The relay is referred to as a dual coil latching relay, and yes there is a common, but I don't know the actual internal config. Could very well be a single coil with a center tap. Each coil, or coil half requires DC, bumpy or not. Whatever polarity the common requires (I said “negative?” before, because it has been a while since I last worked on them), connect the appropriate polarity wire to the common lead. Momentarily touching the other polarity wire to one of the non-common leads should energize it's corresponding coil, or coil half, causing the relay switch to latch for that side (if it wasn't latched before). Obviously, momentarily touching the same other polarity wire to the remaining non-common lead does the same for its coil or half coil. And having previously rigged up an active circuit with a lamp for the relay to control will provide the feedback to you for the test.

    I suppose it is possible to install a diode for each relay, so as to reduce the cycling on a single diode, but I've never seen this. If this was done, each diode should be near each relay.

    Mark
     
  11. Marko

    Member

    Feb 10, 2008
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    Lightning strike, eh? Scary. Then I would indeed suspect that the failure lies with the diode, and hope like the dickens that the relays are unscathed. Do you have a whole house surge suppressor? In a house that old, I'd get one if I were you, and check that the house ground conductors and earth rod(s) haven't corroded away. Plus, make sure you have enough ground rods to meet current codes.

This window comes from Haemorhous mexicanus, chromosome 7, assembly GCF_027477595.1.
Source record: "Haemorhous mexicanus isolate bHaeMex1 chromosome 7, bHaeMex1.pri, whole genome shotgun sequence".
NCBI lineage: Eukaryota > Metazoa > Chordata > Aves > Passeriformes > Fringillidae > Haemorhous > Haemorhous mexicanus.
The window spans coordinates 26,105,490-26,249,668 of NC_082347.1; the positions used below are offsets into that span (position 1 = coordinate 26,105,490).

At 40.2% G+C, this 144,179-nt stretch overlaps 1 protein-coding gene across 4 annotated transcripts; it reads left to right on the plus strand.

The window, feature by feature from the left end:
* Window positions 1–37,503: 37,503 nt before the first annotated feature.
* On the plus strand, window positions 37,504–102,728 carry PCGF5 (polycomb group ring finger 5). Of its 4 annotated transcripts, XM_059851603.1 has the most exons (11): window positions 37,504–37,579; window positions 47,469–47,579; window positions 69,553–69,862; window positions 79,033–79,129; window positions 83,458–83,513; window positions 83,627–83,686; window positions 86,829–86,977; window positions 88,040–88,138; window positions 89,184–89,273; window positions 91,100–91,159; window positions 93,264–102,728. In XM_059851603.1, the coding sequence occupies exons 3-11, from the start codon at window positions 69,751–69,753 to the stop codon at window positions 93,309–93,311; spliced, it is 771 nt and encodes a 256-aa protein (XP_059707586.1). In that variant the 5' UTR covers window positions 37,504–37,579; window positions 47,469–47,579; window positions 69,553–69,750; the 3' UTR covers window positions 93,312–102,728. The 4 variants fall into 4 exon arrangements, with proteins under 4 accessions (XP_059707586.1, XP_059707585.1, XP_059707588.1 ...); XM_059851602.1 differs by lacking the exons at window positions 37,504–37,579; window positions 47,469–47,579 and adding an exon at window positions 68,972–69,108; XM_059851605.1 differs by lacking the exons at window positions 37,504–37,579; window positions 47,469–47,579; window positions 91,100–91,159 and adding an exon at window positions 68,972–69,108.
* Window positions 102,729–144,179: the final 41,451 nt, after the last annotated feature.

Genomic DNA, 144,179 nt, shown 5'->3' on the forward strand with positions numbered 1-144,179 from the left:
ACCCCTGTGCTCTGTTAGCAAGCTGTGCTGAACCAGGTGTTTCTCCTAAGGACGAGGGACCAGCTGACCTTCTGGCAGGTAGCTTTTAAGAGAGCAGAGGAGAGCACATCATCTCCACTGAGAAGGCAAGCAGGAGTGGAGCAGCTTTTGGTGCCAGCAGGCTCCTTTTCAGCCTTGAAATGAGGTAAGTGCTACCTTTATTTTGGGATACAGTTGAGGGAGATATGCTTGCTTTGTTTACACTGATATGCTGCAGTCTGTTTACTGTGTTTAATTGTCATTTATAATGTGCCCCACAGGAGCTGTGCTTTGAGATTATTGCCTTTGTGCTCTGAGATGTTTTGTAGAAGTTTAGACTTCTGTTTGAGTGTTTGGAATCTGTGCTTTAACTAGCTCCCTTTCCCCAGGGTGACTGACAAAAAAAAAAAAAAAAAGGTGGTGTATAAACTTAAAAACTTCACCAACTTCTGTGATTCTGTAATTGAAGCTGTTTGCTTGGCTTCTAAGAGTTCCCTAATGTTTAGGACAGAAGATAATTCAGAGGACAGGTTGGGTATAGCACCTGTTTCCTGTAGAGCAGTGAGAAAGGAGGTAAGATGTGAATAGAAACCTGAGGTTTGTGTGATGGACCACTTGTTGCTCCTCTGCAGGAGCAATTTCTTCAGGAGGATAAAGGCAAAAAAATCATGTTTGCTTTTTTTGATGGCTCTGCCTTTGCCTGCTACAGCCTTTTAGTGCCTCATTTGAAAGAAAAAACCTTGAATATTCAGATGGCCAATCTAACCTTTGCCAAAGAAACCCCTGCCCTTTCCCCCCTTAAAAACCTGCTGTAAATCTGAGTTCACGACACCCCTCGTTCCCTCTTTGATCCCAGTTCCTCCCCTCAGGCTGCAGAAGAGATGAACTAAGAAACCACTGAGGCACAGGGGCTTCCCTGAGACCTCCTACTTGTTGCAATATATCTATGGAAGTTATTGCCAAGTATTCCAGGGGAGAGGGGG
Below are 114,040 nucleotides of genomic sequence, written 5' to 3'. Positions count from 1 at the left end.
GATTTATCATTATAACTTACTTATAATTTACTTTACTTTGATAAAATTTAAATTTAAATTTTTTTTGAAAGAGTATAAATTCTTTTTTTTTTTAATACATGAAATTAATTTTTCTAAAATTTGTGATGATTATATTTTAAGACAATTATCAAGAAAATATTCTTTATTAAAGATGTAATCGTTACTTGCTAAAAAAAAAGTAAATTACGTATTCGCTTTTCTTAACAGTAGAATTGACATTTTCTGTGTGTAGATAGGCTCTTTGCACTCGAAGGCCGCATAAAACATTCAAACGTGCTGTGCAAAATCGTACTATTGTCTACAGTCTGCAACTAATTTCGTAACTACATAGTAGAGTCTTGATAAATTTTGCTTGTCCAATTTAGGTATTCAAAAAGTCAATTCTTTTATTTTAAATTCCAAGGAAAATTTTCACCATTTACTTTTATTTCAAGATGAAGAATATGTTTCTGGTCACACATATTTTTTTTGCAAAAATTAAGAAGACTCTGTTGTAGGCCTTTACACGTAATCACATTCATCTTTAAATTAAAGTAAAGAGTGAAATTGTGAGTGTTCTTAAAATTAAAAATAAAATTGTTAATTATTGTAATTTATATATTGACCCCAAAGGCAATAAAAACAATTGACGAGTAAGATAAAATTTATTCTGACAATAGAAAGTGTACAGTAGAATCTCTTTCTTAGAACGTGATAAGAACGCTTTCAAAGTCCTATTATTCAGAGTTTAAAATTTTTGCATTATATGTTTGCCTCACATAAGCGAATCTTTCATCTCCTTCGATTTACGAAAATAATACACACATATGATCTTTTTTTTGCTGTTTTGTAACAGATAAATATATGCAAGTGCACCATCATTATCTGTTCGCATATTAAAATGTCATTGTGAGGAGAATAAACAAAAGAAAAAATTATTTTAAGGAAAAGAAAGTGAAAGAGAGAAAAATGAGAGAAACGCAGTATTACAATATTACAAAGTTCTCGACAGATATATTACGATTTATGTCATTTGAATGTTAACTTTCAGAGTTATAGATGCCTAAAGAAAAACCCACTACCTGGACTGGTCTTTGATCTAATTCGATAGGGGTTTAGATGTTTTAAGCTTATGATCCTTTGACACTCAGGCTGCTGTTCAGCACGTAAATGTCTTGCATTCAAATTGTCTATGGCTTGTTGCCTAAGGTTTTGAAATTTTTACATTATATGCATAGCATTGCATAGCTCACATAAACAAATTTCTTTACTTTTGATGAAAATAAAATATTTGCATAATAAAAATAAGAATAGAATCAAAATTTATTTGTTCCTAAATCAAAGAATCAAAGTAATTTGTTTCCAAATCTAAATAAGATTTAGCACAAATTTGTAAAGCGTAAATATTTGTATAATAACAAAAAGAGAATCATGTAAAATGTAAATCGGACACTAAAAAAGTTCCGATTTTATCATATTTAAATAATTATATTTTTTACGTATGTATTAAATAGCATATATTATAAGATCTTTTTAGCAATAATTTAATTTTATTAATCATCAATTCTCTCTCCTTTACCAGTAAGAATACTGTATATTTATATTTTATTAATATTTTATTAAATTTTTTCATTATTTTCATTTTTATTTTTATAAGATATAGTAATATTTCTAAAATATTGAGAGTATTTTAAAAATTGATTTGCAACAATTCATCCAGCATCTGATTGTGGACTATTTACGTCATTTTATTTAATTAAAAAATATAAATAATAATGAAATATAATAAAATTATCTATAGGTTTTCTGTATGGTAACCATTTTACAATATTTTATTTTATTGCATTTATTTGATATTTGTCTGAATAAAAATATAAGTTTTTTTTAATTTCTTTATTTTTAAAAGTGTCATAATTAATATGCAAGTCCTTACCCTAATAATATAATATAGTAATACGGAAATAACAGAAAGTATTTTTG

A lightning strike near reaching distance is an unnerving thing to behold. I hope never to see one again. And I especially hope NEVER to see ball lightning. I've heard horror stories from witnesses.

    Mark
     
  12. SgtWookie

    Expert

    Jul 17, 2007
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    In a parallel vein;
    With the lightning strike, there may be the possibility that the solenoids inside the relays have become magnetized.

    To get rid of the magnetism, the solenoids would have to be degaussed.

    A bit of background in a similar vein;
    Lightning strikes wreak havok upon signal splitters in cable TV systems, because the toroidal cores used as signal-splitting bifilar transformers become permanently saturated. Until the signal splitters are degaussed, they are practically non-functional.

    If the (solenoid in) your relays took a lightning hit, the solenoid core may have become permanently magnetized. This would cause it to function abnormally. It would quite readily latch in one direction, but barely function (if at all) in the other direction.

    You may be able to degauss them in place using a relatively high frequency, high voltage signal that gradually decreases in voltage across the ends of the coil, as in a "ping." However, with devices that old it would be better to remove them from the circuit prior to degaussing via external means.